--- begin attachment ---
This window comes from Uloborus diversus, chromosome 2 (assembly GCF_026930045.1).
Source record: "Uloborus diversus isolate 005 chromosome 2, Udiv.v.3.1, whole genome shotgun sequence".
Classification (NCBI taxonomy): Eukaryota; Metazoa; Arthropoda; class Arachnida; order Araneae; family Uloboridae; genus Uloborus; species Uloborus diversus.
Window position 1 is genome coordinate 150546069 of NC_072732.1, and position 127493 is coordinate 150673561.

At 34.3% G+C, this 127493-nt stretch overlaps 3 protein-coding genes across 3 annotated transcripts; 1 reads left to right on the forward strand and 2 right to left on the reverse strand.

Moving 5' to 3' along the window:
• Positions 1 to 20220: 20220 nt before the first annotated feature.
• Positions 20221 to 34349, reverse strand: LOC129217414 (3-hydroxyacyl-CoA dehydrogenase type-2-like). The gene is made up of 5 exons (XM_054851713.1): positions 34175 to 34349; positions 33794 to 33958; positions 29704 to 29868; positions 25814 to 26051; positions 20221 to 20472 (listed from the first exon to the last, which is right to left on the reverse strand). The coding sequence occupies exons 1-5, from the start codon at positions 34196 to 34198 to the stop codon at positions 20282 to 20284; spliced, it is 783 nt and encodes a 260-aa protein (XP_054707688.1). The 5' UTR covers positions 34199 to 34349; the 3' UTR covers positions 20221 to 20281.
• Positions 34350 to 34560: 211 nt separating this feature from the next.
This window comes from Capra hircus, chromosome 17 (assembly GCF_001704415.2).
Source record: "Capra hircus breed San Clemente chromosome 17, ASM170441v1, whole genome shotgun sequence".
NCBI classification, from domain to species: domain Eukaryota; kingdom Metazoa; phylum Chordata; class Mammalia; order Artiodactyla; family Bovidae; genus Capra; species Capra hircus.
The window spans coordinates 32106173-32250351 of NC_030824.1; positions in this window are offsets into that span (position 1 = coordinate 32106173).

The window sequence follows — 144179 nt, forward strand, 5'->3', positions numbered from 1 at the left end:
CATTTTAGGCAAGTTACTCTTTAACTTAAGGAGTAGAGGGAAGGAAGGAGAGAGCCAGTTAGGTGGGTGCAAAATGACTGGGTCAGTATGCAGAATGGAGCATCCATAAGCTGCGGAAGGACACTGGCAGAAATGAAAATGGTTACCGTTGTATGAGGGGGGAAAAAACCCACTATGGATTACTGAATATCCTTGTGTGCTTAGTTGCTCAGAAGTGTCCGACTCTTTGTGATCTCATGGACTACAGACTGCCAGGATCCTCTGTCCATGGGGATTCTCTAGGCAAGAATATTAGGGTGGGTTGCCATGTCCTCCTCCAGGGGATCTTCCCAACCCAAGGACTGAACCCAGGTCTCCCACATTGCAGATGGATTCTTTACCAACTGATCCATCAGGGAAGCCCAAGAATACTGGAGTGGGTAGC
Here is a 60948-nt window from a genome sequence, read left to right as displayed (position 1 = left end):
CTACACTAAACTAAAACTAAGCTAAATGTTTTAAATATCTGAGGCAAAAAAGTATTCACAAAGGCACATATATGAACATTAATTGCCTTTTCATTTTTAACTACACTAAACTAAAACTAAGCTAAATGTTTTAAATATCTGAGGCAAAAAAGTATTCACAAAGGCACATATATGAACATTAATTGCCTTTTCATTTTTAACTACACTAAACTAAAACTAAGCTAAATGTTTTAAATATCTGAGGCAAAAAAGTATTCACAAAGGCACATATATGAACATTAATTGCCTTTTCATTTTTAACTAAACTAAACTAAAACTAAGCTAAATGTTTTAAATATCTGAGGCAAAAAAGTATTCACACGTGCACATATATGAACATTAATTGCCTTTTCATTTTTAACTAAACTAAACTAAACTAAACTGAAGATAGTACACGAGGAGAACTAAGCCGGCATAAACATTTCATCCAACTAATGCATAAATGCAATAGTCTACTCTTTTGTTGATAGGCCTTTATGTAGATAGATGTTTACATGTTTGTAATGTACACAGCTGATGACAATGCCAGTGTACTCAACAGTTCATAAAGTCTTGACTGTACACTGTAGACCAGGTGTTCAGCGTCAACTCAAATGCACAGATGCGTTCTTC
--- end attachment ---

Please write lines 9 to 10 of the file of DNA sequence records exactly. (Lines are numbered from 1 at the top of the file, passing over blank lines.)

• Positions 34350 to 34560: 211 nt separating this feature from the next.
This window comes from Capra hircus, chromosome 17 (assembly GCF_001704415.2).